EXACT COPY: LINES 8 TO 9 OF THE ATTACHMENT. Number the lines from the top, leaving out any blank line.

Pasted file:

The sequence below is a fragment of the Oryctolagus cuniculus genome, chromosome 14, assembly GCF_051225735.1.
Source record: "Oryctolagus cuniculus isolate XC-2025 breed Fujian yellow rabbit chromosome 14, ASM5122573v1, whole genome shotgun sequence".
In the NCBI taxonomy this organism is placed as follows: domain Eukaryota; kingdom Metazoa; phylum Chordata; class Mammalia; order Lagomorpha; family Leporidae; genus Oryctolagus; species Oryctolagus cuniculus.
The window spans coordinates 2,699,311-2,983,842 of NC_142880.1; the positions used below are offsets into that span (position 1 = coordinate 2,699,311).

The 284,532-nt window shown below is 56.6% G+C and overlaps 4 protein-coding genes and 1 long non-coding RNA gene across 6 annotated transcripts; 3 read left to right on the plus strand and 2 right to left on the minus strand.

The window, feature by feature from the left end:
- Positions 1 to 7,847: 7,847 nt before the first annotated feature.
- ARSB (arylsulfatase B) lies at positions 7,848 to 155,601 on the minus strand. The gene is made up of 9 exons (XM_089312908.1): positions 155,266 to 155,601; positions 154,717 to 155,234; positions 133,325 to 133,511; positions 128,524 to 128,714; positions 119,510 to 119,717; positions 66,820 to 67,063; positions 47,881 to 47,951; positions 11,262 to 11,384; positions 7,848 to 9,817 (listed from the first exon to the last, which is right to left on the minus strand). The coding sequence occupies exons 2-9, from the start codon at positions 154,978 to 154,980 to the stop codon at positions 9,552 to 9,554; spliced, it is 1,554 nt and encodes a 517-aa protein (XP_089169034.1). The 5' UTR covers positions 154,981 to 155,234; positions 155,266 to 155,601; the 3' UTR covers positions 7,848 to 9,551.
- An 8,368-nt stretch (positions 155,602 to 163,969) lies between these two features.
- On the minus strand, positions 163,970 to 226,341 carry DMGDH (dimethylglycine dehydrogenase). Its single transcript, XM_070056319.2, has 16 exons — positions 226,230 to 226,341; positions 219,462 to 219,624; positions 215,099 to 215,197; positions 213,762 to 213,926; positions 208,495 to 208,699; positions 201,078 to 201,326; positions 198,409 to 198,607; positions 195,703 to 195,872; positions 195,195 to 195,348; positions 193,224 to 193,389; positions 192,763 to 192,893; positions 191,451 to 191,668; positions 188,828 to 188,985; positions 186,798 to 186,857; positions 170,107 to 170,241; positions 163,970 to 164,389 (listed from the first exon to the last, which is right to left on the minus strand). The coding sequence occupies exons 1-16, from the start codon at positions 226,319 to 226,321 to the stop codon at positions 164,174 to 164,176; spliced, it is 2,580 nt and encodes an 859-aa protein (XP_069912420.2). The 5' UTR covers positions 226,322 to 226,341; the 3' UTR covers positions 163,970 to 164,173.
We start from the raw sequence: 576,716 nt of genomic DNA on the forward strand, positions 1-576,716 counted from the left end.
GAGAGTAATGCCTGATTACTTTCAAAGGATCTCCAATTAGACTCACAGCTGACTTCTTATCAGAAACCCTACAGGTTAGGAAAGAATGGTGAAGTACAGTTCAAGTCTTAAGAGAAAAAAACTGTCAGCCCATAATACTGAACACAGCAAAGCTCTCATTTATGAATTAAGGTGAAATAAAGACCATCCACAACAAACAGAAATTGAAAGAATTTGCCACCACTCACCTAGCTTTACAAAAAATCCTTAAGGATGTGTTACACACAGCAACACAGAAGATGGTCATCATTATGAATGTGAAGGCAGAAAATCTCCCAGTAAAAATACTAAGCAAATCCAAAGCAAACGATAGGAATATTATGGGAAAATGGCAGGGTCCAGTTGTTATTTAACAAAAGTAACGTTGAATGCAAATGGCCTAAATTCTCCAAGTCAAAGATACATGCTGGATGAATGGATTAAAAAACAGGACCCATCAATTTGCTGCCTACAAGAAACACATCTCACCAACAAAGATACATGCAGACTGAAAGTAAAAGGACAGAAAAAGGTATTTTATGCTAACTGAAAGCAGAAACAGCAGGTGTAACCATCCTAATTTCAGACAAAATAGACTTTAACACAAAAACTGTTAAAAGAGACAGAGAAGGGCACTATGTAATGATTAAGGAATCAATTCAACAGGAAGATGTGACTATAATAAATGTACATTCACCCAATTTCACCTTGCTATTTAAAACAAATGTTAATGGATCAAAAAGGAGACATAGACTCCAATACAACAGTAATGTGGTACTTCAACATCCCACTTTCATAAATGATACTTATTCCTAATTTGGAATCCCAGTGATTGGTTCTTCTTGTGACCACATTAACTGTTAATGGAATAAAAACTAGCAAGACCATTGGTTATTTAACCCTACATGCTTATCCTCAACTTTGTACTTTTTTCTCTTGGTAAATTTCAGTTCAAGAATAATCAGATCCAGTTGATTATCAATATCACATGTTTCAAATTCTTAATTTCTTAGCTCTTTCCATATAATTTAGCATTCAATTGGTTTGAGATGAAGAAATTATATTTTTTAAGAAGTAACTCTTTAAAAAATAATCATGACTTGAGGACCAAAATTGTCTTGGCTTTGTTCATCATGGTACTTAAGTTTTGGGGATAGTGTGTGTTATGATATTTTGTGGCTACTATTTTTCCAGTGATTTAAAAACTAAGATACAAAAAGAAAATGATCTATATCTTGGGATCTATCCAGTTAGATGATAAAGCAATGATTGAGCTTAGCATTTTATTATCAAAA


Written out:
- ARSB (arylsulfatase B) lies at positions 7,848 to 155,601 on the minus strand. The gene is made up of 9 exons (XM_089312908.1): positions 155,266 to 155,601; positions 154,717 to 155,234; positions 133,325 to 133,511; positions 128,524 to 128,714; positions 119,510 to 119,717; positions 66,820 to 67,063; positions 47,881 to 47,951; positions 11,262 to 11,384; positions 7,848 to 9,817 (listed from the first exon to the last, which is right to left on the minus strand). The coding sequence occupies exons 2-9, from the start codon at positions 154,978 to 154,980 to the stop codon at positions 9,552 to 9,554; spliced, it is 1,554 nt and encodes a 517-aa protein (XP_089169034.1). The 5' UTR covers positions 154,981 to 155,234; positions 155,266 to 155,601; the 3' UTR covers positions 7,848 to 9,551.
- An 8,368-nt stretch (positions 155,602 to 163,969) lies between these two features.